There are many variations of the myth surrounding Persephone, so I have taken the common elements and created a summary that feels a little more 'whole' than any individual stories I've read. I'm sure you would be able to find a large number of variations in different aspects of this tale but this is just my interpretation from my own research and feelings.
Persephone was the only child of the union between Zeus, the King of the Gods, and Demeter, the Goddess of Agriculture. Demeter doted on Persephone and she grew up knowing the love, nurturing and tender care of her mother as well as the playful sisterhood of her half-siblings, Athena and Aphrodite.
As Persephone grew, Hades, King of the Underworld, who was also her father’s brother, fell in love with her. Hades was often jealous of Zeus’ power and appealed to Zeus for Persephone’s hand in marriage. Zeus, wanting to appease his brother, agreed, but neither Zeus nor Hades shared their plans with Demeter or Persephone.
In order to make Persephone fall in love with him, Hades planted a beautiful narcissus flower in Demeter’s garden. As the lovely Persephone amused herself picking flowers one day, she noticed the narcissus flower and while she was distracted by it, Hades took the opportunity to abduct her and take her to the Underworld.
When Demeter discovered that her daughter was missing, she was distraught. She neglected her duties in her grief and all that grew began to die. She searched everywhere on earth for her daughter but when she could not find her she appealed to Helios, the God of the Sun, who could see everything. Helios told Demeter of Persephone’s abduction by Hades and of the agreement with Zeus.
Demeter was furious and confronted Zeus. Zeus saw the crops dying and knew that he needed to take action so that Demeter could return to her duties. He agreed to negotiate with Hades for the return of Persephone.
With Persephone’s great capacity for love, she came to know Hades not just as her abductor and saw that the actions he had taken were motivated by love for her. She came to understand Hades and accepted from him a pomegranate, eating six of the seeds and thus binding her to Hades in marriage. Through this marriage she also took the title, and accepted the responsibilities, of Queen of the Underworld.
Knowing that he was breaking his agreement with Hades, Zeus sent Hermes as the messenger to demand Hades return Persephone. When Hades explained that Persephone had become his wife, through the symbolic eating of the pomegranate seeds, Zeus ordered a compromise, declaring that Persephone should spend six months of each year in the Underworld with Hades and the remaining six months should be spent with her mother, Demeter, assisting each with their respective duties during the time she was with them.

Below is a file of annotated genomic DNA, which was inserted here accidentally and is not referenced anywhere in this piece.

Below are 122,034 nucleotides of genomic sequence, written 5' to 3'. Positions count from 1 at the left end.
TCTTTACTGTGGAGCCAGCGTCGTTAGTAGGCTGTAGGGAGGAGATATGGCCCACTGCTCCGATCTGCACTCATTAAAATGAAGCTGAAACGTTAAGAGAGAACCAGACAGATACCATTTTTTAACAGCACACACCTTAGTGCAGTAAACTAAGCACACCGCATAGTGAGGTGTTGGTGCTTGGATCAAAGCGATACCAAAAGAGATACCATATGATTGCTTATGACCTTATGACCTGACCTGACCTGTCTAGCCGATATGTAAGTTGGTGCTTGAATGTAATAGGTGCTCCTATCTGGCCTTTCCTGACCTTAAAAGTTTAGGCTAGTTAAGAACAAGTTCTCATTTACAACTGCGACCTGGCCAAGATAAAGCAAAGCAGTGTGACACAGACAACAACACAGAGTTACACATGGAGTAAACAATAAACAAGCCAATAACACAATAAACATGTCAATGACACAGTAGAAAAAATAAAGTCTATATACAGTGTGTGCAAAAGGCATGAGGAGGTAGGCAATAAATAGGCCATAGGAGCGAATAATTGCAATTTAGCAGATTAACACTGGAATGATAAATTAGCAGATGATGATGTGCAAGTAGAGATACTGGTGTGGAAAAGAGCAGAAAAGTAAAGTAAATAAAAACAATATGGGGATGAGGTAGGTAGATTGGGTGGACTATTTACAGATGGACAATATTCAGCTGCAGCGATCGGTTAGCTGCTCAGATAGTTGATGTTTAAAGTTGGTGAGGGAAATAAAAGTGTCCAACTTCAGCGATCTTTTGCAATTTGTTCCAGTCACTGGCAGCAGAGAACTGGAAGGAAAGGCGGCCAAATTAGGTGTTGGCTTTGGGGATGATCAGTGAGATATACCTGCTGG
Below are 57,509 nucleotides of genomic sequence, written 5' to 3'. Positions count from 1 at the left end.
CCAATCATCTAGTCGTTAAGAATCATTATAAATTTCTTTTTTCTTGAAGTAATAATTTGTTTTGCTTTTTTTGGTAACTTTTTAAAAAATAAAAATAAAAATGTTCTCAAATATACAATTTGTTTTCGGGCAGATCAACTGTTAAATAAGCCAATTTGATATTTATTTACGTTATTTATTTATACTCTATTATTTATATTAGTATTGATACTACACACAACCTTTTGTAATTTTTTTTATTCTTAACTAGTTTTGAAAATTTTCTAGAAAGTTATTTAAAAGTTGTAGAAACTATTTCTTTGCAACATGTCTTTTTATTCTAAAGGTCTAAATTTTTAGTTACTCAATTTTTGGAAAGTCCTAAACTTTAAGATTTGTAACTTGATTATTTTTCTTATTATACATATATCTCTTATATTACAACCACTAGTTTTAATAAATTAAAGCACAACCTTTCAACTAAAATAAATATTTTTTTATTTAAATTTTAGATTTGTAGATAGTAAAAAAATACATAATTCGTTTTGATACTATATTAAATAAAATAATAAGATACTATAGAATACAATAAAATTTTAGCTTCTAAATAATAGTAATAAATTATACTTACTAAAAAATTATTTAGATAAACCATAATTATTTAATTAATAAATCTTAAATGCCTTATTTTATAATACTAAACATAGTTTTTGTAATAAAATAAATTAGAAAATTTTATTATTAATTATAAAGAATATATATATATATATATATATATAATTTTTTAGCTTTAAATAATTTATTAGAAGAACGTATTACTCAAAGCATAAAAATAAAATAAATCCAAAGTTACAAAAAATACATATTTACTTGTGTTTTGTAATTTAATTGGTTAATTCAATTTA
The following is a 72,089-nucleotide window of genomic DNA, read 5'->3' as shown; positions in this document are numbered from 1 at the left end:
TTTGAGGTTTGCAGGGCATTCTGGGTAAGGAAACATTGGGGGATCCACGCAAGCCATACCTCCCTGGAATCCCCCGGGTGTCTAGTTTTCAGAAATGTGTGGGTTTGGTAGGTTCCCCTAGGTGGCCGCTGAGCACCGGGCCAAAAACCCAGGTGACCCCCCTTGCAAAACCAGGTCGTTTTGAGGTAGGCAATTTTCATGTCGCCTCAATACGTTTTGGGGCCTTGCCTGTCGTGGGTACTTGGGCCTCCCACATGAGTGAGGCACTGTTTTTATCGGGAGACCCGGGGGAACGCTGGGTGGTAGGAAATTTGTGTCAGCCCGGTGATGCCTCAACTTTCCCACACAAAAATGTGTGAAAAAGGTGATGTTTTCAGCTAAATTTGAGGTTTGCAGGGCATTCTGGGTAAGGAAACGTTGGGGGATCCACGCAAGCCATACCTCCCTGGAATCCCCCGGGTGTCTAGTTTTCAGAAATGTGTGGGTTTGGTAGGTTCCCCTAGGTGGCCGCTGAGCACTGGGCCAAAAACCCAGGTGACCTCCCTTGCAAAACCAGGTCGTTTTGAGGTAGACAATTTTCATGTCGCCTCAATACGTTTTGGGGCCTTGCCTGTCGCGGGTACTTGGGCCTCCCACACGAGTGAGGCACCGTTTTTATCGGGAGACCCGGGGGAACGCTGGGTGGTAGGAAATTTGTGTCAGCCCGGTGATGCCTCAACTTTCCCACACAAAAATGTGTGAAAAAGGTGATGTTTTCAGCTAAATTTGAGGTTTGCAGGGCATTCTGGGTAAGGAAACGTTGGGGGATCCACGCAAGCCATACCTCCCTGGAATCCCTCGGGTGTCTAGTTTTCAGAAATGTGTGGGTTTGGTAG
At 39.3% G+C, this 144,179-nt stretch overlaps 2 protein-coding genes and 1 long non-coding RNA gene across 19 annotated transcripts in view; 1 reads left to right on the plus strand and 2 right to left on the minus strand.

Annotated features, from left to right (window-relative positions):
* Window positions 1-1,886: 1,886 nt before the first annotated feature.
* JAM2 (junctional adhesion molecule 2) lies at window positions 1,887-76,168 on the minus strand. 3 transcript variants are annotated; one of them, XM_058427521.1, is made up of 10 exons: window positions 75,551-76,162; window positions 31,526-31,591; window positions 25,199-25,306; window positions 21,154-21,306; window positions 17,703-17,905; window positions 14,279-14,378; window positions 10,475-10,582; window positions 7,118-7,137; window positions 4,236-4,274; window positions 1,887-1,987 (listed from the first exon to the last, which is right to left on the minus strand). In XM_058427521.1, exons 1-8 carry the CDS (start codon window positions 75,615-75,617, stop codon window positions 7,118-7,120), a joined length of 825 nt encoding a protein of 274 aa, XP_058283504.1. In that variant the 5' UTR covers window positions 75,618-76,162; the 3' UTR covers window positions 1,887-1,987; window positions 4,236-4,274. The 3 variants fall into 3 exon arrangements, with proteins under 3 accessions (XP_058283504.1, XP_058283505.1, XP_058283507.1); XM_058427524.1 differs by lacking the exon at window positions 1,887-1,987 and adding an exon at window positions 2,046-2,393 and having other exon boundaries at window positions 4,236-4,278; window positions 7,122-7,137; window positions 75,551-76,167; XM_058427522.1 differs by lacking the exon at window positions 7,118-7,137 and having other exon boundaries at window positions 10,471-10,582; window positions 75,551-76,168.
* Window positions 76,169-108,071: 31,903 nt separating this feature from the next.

This is a multi-layered story. It gives us the myth of the seasons as Persephone’s return to her mother is reflected in the spring as Demeter then tends to her responsibilities and things begin to grow again. The fertility of the land continues to grow into summer but when Persephone returns to Hades, Demeter again begins to mourn and neglects her duties so things begin to die in the autumn and winter months. In this way, Persephone is the goddess of life, death and rebirth.
Another aspect to this story is of Persephone as The High Priestess with her role as the Queen of the Underworld. This is reflective of our subconscious and the secret knowledge that she holds as obtained from the information passed on to her through her communications with those entering the spirit world. The idea that we can learn more and develop our psychic abilities through times of physical hibernation thereby allowing us to be guided from within is also represented here. The importance and relevance of our dreams is pertinent as well.
The link to Persephone as the Queen of the Underworld is also a comment on the connection to the spirit world; sometimes it is an indication that we need to explore our fears and learn what is haunting us or what our own personal demons are. This is an acknowledgement of the darker side of life as being necessary to the light that we would otherwise hope to move in each day.
One of Persephone’s great strengths is that she did not dwell in the tragic situation that befell her. She was abducted as a Maiden Goddess and taken from her family in the midst of her innocence but instead of taking on the role of victim, she embraced the necessary aspects of this and rose to be queen over it all. This is a wonderful inspiration to those who have experienced pain, suffering or seeming injustice and Persephone can be a powerful ally to regaining your own personal strength. The point in the story where Persephone willingly (although in most versions of the story, unknowingly) partakes of the pomegranate seeds and then accepts her responsibilities and the consequences of her actions through upholding her marriage to Hades is another lesson that has great relevance and power. Her transition between Maiden and Queen of the Underworld symbolises power born from vulnerability and her message to us all is to accept all aspects of yourself.